The Memory Guy recently encountered some stories in the press about “UltraRAM” which is the name for a new type of NVRAM developed by researchers at Lancaster University in the UK. These researchers published one paper last June in Nature: Room-temperature Operation of Low-voltage, Non-volatile, Compound-semiconductor Memory Cells, and another just this month in the IEEE’s Transactions on Electron Devices: Simulations of Ultralow-Power Nonvolatile Cells for Random-Access Memory.
According to the papers, the new Continue reading “University of Lancaster Invents Yet Another Memory”
[The following is a guest post written by Ron Neale.]
Until now designers of PCM devices have tried to make PCM meet their expectations by experimenting with an almost infinite number of possible multi-element glass compositions, in order to tinker with or emphasise a particular composition-related device characteristic. The apparent advantage of this great variety of materials comes with the baggage of reliability and performance-compromising element separation, driven by the forces of electro-migration, electrostatic effects and phase separation.
Is it possible to cast aside the problems of the multi-element PCM compositions and look at the possibility of monatomic PCMs? For a team at IBM, Zurich and Aachen University the answer is an unequivocal “Yes!” and recently they have published details of the remarkable progress they have made with amorphous antimony (Sb), as an initial candidate element. This research was published in a June 2018 paper in Nature Materials Letters titled: Monatomic phase change memory, by Martin Salinga et al, IBM and Aachen University).
A difficulty faces those venturing in this new direction: While it is possible to bring many elements to the amorphous state, they very quickly crystallize at room temperature and higher. The IBM researchers used simulations to find that the keys to obtaining a stable amorphous state is to control the quenching rate and the volume of the sample. That part of the antimony research is underpinned by some very impressive simulations that use only about 200 atoms.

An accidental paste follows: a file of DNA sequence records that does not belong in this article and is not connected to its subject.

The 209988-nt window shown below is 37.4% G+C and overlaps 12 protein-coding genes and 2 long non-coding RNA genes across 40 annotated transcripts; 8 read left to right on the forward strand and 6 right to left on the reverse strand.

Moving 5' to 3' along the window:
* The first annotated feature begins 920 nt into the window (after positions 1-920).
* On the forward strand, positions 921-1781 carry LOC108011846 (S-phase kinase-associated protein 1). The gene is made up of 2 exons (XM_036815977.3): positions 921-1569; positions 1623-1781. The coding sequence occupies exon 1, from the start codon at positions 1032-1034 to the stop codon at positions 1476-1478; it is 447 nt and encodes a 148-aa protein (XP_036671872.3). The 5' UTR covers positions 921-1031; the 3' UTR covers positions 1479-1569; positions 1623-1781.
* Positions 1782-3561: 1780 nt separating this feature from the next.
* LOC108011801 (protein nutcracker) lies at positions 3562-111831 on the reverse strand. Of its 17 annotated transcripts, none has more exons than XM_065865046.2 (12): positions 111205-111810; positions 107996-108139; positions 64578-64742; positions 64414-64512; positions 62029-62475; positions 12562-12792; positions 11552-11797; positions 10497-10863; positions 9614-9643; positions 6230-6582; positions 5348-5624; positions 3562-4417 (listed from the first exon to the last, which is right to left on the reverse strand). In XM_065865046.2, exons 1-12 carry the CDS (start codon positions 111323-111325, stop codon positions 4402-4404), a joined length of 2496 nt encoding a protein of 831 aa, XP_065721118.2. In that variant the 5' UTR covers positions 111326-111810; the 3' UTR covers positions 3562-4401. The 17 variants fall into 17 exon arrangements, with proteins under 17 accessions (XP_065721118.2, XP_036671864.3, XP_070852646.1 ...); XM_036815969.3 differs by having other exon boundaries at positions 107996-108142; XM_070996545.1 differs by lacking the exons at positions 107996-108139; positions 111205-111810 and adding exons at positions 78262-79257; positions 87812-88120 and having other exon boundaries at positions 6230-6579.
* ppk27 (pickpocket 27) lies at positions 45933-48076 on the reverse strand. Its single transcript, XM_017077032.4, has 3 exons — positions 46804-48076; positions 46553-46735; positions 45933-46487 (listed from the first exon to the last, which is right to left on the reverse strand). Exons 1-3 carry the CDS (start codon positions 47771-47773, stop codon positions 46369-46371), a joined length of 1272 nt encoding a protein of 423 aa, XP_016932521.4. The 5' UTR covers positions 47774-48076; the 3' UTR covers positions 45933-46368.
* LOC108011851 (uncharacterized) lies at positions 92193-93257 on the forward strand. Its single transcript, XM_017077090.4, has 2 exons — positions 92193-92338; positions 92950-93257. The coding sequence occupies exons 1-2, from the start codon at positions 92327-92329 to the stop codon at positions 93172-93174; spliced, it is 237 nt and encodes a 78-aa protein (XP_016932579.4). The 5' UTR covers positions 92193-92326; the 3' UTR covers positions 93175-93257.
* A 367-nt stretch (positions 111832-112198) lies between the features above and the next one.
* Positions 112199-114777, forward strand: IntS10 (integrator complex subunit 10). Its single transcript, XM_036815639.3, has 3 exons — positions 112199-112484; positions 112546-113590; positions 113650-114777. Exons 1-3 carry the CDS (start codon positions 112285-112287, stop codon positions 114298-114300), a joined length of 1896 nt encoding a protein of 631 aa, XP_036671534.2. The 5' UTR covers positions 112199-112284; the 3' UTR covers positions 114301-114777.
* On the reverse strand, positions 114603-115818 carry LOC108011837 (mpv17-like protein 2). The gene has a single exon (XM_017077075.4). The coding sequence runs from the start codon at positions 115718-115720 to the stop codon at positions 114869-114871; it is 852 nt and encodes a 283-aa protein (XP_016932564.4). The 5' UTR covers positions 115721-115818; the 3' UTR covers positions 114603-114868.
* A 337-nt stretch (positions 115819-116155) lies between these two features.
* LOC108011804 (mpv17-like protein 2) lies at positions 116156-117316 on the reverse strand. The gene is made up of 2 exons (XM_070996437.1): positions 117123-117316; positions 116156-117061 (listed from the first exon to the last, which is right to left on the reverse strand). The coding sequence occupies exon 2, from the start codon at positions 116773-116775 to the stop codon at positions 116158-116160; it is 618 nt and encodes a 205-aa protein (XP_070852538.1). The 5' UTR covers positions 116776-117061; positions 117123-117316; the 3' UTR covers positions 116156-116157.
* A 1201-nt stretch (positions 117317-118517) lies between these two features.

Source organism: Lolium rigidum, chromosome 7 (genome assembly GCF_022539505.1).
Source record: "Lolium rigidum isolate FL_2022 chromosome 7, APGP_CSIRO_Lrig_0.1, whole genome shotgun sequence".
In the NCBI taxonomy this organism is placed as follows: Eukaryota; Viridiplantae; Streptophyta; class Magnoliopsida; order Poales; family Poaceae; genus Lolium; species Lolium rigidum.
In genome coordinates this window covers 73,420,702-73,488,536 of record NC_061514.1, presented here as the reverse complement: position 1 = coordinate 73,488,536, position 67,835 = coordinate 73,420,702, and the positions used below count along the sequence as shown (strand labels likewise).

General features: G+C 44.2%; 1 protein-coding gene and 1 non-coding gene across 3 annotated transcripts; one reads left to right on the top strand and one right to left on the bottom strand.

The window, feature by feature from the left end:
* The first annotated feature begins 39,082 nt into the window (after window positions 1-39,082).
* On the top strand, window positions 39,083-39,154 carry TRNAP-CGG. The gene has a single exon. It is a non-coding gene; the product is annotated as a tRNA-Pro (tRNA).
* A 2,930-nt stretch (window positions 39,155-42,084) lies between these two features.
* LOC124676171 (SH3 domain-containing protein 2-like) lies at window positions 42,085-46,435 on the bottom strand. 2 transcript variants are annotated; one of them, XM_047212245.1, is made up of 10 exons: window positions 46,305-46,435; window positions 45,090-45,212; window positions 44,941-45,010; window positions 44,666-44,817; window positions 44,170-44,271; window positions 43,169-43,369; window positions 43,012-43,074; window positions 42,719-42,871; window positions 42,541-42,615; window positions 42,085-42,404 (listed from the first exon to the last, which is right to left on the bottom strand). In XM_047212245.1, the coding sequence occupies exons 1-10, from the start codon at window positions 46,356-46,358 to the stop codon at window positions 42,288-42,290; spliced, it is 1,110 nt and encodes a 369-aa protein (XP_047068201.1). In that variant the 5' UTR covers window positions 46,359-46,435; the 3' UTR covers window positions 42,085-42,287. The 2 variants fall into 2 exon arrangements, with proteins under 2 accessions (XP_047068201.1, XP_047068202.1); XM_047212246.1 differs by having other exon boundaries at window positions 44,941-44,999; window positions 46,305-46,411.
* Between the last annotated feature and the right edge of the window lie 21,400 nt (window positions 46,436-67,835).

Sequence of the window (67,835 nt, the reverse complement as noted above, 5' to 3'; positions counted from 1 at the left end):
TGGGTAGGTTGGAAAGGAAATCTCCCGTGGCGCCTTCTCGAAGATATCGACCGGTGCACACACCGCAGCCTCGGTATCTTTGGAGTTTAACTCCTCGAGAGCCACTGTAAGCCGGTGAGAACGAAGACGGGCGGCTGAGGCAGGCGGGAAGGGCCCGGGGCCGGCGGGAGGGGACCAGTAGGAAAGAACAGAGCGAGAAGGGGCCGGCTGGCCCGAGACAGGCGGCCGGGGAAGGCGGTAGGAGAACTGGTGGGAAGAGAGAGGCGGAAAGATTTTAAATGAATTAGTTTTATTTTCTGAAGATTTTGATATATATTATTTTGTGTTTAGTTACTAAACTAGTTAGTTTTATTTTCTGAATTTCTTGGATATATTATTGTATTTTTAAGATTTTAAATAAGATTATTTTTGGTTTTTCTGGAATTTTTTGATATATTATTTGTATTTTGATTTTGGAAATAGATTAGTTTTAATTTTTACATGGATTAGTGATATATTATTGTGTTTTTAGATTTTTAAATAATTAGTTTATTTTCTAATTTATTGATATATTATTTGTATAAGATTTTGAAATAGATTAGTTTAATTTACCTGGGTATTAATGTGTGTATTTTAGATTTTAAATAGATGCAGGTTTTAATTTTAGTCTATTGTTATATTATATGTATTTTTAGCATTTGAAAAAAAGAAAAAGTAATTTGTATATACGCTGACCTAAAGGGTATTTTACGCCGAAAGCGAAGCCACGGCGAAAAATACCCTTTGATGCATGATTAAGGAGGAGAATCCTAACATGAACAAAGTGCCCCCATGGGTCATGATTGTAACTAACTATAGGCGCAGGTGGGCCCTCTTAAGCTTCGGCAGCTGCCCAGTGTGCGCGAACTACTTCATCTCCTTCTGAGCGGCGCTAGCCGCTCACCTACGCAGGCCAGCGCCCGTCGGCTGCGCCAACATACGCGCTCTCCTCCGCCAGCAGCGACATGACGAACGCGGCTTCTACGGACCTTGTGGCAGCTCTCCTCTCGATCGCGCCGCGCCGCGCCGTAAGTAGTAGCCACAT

Here’s the issue that this approach Continue reading “Monatomic PCMs: A New Direction”
This is Part 3 of a short Memory Guy series in which contributor Ron Neale continues to explore the possible future impact on PCM memory performance, especially write/erase endurance, building on the results of the IBM/Yale University analysis outlined in Part 1 and Part 2.
Part 3 of this series of articles triggered by the recently published PCM device analysis by a team from IBM/Yale University, moves to a look at its possible implications for the arsenic doped GST threshold switch. Although the threshold switch was not part of the IBM/Yale work, the implementation of the call for bipolar operation of PCMs means there will be a requirement for a threshold switch whose durability matches that of the memory with which it will be associated in a memory array.
If the study’s finding for PCM can be applied to the arsenic-doped GST threshold switch which is used in today’s commercially-available PCM arrays then the threshold switch might just be the weak link that accounts for the poor endurance of commercial PCM memory arrays.
One little conundrum we must address is: Which Continue reading “Extending the Write/Erase Lifetime of Phase Change Memory: Part 3 – Failure Modes for the Threshold Switch”